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DVD Review: It! (1967)

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It!  (1967)

Directed by Herbert J. Leder

DVD Review: It! (1967)At the time of this review It! only seems be available as part of a double feature and shares disc space with The Shuttered Room (reviewed here).

Roddy McDowall stars as assistant museum curator, Arthur Pimm, and Jill Hayworth plays the curator’s daughter Ellen Grove, who also works at the museum and is the girl of Pimm’s dreams. Unfortunately for Pimm it is a love that can never be because Ellen sees him as a friend only. The third major player in the story is a man named Jim Perkins—played by the Canadian actor Paul Maxwell, who usually made British movies and nearly always played an American. This movie is no exception because Jim Perkins is supposed to be representative of the New York Museum.

It! (1967)

The movie begins by showing some London firemen fighting a losing battle against a blazing warehouse, and the viewer soon learns that the warehouse contained valuable museum artefacts. As soon as the museum is informed about the fire, the museum curator, Mr Grove, rushes to inspect the damage and Pimm accompanies him.

The warehouse has been reduced to a pile of rubble and everything has been destroyed except for one rather sinister-looking statue. Grove wishes to take a closer look at the statue so Pimm returns to the car to find a torch. Pimm never makes it to the car though, because he hears the Mr Grove scream and rushes back to find him lying dead at the feet of the statue, which seems to have moved its arms since Pimm last saw it.

The statue is taken to the museum, but when a museum worker is found dead at its feet the media begin to call it a cursed artefact and, fearing anymore bad publicity, the museum's  management committee decide to get rid of it.

By this time Pimm has discovered the statue is the famous Golem of Prague, created in 1580 by Rabbi Loeb. Pimm is determined to learn how to control the clay monster and use it for his own benefit, so as soon as Perkins arrives at the museum Pimm tries to convince him that the golem is a fake. Perkins is not so easily swayed though. He knows more about the statue than Pimm does and it is he who reveals the secret of controlling the clay monster. Perkins tells Pimm that there was originally a scroll of parchment that had to placed under the golem’s tongue. Pimm later discovers the scroll’s hiding place and becomes the golem’s new master, but power often corrupts and one of the first things that Pimm does is order the golem to kill the museum’s new curator.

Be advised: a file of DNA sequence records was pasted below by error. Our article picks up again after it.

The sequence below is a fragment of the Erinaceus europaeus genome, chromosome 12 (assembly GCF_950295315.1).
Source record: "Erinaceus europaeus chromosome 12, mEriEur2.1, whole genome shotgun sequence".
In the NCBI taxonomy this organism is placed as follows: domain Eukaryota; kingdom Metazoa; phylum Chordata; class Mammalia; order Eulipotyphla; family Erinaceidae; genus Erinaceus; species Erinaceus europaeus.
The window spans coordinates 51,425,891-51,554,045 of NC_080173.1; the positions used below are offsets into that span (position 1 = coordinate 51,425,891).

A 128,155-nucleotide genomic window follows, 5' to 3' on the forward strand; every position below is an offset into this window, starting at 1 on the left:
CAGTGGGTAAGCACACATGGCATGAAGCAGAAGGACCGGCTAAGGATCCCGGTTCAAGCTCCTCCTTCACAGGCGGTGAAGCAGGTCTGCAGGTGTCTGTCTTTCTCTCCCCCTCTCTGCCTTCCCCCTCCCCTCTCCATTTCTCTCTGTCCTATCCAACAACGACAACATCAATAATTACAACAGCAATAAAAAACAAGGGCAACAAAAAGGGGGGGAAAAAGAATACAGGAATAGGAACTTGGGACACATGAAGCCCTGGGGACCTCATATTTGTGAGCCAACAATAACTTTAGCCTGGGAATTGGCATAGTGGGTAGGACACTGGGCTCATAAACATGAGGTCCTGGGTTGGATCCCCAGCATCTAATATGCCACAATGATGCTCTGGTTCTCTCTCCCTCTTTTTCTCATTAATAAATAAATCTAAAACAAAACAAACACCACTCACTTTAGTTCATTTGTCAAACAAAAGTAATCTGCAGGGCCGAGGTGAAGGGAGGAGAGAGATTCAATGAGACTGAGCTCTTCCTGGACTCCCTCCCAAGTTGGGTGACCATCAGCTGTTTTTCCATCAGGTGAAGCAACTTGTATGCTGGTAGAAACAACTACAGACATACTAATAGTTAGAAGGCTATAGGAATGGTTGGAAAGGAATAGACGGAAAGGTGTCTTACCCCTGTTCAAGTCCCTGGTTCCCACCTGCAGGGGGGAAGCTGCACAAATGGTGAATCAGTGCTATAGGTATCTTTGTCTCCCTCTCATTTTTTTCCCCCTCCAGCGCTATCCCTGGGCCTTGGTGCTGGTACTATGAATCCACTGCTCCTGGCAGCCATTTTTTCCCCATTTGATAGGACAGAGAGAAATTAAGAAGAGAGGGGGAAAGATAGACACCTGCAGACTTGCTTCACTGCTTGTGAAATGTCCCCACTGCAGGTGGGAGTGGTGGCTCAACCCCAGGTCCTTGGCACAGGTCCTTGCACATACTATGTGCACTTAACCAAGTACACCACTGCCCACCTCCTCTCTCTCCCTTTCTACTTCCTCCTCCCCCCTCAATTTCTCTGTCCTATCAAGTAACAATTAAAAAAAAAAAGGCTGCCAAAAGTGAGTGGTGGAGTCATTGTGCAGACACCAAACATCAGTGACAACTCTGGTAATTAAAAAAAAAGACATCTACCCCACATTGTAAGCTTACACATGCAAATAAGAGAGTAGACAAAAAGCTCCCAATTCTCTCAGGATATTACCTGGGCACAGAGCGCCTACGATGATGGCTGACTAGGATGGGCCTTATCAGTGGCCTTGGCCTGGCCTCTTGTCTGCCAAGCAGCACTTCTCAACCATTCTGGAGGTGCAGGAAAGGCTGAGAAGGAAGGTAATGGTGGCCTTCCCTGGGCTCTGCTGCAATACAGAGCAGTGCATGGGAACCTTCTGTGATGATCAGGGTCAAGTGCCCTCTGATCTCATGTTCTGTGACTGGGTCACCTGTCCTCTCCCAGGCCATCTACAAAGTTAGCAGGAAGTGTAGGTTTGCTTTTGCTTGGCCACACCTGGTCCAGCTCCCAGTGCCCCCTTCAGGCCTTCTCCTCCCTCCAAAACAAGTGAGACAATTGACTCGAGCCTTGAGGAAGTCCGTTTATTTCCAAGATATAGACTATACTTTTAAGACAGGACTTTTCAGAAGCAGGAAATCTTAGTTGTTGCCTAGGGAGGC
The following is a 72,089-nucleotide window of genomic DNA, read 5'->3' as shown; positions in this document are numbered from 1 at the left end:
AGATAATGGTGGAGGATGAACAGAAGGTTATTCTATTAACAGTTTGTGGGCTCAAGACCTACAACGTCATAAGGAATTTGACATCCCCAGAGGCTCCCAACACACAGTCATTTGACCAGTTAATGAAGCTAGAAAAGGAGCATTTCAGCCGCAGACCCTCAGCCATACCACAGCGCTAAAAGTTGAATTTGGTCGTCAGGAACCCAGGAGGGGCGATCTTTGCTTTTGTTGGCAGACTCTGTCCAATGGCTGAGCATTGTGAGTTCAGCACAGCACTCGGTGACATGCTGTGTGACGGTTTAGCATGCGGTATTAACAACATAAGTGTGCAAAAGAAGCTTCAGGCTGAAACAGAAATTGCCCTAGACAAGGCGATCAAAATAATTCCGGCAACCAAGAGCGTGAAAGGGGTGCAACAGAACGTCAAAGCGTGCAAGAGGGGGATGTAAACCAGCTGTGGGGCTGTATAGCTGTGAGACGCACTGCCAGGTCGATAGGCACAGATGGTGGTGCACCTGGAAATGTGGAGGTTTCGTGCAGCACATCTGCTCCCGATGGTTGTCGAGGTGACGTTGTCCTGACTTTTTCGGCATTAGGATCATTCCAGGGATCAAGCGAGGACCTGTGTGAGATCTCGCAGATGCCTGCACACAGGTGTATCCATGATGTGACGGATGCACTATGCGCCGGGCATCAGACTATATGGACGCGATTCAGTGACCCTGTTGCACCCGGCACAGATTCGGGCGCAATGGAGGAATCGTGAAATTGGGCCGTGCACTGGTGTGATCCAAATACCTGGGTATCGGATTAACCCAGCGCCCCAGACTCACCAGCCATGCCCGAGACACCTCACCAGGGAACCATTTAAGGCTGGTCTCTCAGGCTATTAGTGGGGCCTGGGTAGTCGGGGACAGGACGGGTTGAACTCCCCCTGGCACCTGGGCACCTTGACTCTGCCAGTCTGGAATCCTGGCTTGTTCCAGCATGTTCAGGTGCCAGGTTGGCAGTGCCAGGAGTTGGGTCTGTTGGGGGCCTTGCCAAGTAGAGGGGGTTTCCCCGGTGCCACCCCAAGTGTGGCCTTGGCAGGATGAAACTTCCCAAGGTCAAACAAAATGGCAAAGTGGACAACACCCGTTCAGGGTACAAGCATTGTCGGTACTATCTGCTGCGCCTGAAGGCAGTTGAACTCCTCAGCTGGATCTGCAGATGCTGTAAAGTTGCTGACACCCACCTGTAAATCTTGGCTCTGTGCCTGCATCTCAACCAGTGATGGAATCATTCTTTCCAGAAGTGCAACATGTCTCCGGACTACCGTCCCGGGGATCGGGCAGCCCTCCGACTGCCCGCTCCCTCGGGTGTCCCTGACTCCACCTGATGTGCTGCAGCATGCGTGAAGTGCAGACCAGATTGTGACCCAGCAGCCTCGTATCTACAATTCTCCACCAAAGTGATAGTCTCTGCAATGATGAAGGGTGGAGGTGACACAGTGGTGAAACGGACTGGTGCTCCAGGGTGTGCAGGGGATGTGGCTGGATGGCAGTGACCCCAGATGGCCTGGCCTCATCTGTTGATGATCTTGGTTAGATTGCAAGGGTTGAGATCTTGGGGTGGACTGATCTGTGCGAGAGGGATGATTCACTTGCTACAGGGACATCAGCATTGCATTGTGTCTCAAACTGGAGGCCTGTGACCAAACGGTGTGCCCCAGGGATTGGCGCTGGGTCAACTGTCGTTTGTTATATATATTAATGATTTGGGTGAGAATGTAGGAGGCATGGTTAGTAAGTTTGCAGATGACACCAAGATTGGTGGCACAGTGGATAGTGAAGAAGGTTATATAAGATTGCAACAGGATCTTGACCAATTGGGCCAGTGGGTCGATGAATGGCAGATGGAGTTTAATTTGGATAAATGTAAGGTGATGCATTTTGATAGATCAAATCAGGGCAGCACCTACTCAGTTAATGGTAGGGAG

Not long after this Pimm takes Ellen to lunch and tells her he can do incredible things. Ellen is not convinced, so he points at the Thames Bridge and tells her that he can knock it down, “Just like that,” and snaps his fingers to illustrate the point. If this statement was meant to impress the young lady it fails miserably because her reaction is to thank Pimm for lunch and then leave.

Roddy McDowall, Paul Maxwell and Jill Hayworth in It!(1967)

With a little help from the golem Pimm makes good on his promise and the bridge comes tumbling down later that evening, but he is soon filled with regrets for his recent actions and needs someone to confide in. Of course it is Ellen that he turns to, but when he rings her, and asks her to meet him at the museum, Perkins goes to the museum in her place. He already has a good idea of what is going on and he warns Pimm that the golem was not designed to serve selfish needs, but Pimm is already beyond reasoning with and it is not long before it is a case of Pimm and his golem versus the British Army.

I found It! a little slow moving and to be honest the story is pretty basic at best, but I enjoyed watching it just for Roddy McDowall’s performance. He is great as the uber efficient Pimm who, at the beginning of the movie, appears to be a very straight-laced and intelligent man. Appearances can be deceptive, however, because Pimm is, in fact, a pretty strange guy. He has been borrowing jewellery from the museum and taking it home for his mother to wear for a while before he sneaks it back again. Not ethical, I’m sure you will agree, but not so strange either until you discover that his mother has been dead for so long that she is now no more than a desiccated corpse sitting in a rocking chair in Pimm’s living room.

DVD Review: It! (1967)

Buying & Rental Options

The movie has a runtime of about an hour and thirty-five minutes and although It! may not be one of the best movies ever made, it is, at the very least, a watchable one; especially if you are fan of the late Roddy McDowall. To be honest, I have always been a Roddy McDowall fan, but I had never heard of this movie. I only bought the DVD because The Shuttered Room is on the same disc, and I have to say The Shuttered Room is, as far as I am concerned, a much better movie by far.


Roddy McDowall
Jill Haworth
Paul Maxwell

Aubrey Richards
Ernest Clark
Oliver Johnston
Noel Trevarthen 
Ian McCulloch
Richard Goolden
Dorothy Frere
Tom Chatto
Steve Kirby  
Russell Napier 

Frank Sieman
Brian Haines 
Mark Burns
Raymond Adamson 
Lindsay Campbell
John Baker
Alan Sellers 


Arthur Pimm
Ellen Grove
Jim Perkins

Prof. Weal
Harold Grove
Curator Trimingham
Insp. White
Detective Wayne
The Old Rabbi
Miss Swanson
Young Captain
Ellis (Electrician)
Museum Workman
Joe Hill (Museum Guard)
First Officer
Second Officer
Second Museum Guard
The Golem

~Buying & Rental Options~


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